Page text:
The thumb squirms now. It nestles close, rubs its paddy head against her elbow, but still won’t reattach. She tries reading to it, but it only falls asleep. She grabs it and sits it on her hand but it remains independent. Baylee tries super glue, holding the thumb down tight, but it drops to the coffee table and seizes in a way so awful she doesn’t try anything else. She resigns to the belief that it’ll happen when it happens.


Baylee continues going to classes because it turns out she doesn’t really use the thumb when she types. It sits on her desk, thumping and distracting other students. When she raises her hand to answer questions, students murmur to one another. One day, a professor asks her to stay after class. She tells Baylee the same thing happened to her a couple of years ago.

“You shouldn’t be so casual about it,” she says and holds her hands up. Both thumbs, as well as the left pinky, are gone. “Inaction is just as sharp. When I remarried, I started to feel them again, but they never came back.” Her face shakes when she says this. Baylee doesn’t understand why she bothered remarrying.

The thumb worms about in her pocket. She thanks her professor and considers dropping the class.


Roscoe sits in the living room when she returns from a study session. His face is in his hands and the coffee table is dissembled and lies in pieces. She drops her jacket and scarf over the mess. The thumb sits in her breast pocket. It wiggles and peeks.

She sits next to her husband and rubs his back. He feels like an iceberg.

He turns to her, eyes dry and crusty. His curly hair is flattened by grease. He seems to be looking past Baylee, or at the top of her ear. He takes her hands.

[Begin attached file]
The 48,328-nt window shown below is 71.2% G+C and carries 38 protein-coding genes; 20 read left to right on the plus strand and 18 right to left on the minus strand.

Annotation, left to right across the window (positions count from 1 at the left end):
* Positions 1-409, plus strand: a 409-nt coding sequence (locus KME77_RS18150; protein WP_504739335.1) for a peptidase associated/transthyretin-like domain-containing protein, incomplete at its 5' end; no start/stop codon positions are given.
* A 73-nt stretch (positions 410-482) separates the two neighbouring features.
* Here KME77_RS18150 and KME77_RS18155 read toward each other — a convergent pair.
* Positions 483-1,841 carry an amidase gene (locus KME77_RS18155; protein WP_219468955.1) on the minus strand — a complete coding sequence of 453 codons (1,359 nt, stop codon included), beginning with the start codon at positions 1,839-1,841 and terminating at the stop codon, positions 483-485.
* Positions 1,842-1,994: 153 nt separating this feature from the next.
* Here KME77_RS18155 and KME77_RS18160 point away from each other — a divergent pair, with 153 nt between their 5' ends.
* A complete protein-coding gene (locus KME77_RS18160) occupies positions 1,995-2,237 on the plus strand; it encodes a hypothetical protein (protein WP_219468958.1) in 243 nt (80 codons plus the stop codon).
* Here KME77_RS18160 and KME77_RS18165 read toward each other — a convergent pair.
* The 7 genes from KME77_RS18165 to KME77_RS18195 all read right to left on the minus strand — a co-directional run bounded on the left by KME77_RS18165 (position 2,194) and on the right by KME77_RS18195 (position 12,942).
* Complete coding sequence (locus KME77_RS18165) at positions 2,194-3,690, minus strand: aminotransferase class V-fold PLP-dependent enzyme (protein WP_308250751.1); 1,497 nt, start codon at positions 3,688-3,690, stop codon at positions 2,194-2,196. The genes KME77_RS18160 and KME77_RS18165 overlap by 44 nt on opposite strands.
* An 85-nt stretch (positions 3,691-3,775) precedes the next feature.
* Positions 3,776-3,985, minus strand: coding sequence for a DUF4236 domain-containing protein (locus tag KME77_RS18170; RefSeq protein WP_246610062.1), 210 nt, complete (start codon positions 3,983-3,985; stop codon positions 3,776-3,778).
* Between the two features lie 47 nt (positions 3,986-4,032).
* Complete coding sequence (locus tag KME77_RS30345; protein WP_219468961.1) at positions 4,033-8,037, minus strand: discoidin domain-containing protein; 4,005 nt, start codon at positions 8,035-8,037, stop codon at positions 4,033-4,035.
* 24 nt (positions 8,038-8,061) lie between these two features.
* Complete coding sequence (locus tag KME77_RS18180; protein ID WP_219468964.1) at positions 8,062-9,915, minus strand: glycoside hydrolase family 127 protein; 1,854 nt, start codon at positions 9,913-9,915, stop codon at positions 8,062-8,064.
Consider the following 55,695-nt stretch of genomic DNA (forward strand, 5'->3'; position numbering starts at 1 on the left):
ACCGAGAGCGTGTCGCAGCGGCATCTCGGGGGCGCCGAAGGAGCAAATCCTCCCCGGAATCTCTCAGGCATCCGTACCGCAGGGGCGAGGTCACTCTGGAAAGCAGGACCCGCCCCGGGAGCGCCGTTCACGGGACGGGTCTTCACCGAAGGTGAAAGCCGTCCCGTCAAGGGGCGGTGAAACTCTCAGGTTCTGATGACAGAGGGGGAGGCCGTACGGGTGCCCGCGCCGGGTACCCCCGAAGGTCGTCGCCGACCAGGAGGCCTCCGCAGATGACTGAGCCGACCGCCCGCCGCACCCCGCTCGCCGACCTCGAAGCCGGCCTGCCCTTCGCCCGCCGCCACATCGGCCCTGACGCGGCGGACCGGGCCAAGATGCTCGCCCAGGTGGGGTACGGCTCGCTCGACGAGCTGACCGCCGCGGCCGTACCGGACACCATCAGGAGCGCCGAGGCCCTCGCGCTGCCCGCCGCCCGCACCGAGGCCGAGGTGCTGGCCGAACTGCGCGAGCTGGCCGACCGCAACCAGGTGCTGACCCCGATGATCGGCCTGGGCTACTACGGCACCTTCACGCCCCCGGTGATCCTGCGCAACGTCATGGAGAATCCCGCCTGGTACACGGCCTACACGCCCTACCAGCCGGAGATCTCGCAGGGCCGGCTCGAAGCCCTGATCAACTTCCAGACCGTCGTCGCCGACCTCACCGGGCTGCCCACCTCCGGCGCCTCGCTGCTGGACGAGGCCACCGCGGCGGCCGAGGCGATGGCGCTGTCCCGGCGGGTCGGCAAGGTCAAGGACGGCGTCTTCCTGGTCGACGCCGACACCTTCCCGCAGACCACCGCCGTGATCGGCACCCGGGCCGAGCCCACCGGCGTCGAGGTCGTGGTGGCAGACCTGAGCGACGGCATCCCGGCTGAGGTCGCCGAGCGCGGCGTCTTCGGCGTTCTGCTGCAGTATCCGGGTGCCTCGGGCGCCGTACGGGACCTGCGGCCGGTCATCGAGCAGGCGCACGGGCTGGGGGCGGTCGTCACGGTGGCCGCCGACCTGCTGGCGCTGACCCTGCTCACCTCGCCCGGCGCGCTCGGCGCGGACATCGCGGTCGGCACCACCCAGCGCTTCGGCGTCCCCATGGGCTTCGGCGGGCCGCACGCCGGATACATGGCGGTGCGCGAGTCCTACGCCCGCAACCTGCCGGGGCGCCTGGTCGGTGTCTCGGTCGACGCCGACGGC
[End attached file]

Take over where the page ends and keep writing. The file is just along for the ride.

The thumb hops out of her pocket. It crawls down her shirt, down her arm and attaches itself to its rightful place. There’s no separation line, as if it never left. It caresses her husband’s thumb, rubbing its own prints dull, a ravenous indulgence. For a moment, she can’t see the steamy clouds of their breath anymore.

“I’m sorry,” he says. “It’s another world in there.”

There’s a tilt from the office, a mechanical gargle, an aluminum stretch.

“I graduate next week. Cap and gown and all,” she tells him. “I made reservations at Capono’s to celebrate after.”

Roscoe hugs her. His breath seeps through the cotton and onto her shoulder. It melts her nerves. His beard cuts through the fabric. “I’m so proud,” he says.

The mechanical gargle is louder now. From the hallway comes a robot that can hardly walk. It wobbles like a baby deer, using the table leg as a cane. Its face is made out of their wedding china, its mouth of their Panini press. It opens its mouth and the room’s ten degrees warmer. They’re both sweating.

The robot reaches forward and beckons Roscoe with its fork fingers.

“Finish me,” it says, its voice the grind of a garbage disposal.

Roscoe squeezes her hands. “Next week?” he says.

Baylee nods. Her thumb clamps down like a bear trap.

“Just a few more tweaks. She’s almost done.” Roscoe stands from the couch, pulls his hand from hers, and joins the robot by the hallway. He pets its face and kisses it on the forehead. Then disappears into the office.

Her thumb doesn’t drop off this time. It leaps. It bounces off the couch and onto the carpet. It crawls into the hallway and slips into the office before the door shuts. Her sweat turns to ice, dangles from her ear lobes. Baylee’s pinky goes numb. Outside the window, snow falls.

Caleb Michael Sarvis is a writer from Jacksonville, Florida. He is the fiction editor for Bridge Eight Literary Magazine and received his MFA from the University of Tampa. His work has been featured in or is forthcoming from Hobart, Literary Orphans, Panhandler Magazine, Flock, The Molotov Cocktail, Barrelhouse, Oyster River Pages, Yellow Chair Review, and Empty Sink Publishing. You can follow him on Twitter @calebmsarvis or come to Jacksonville and grab a beer.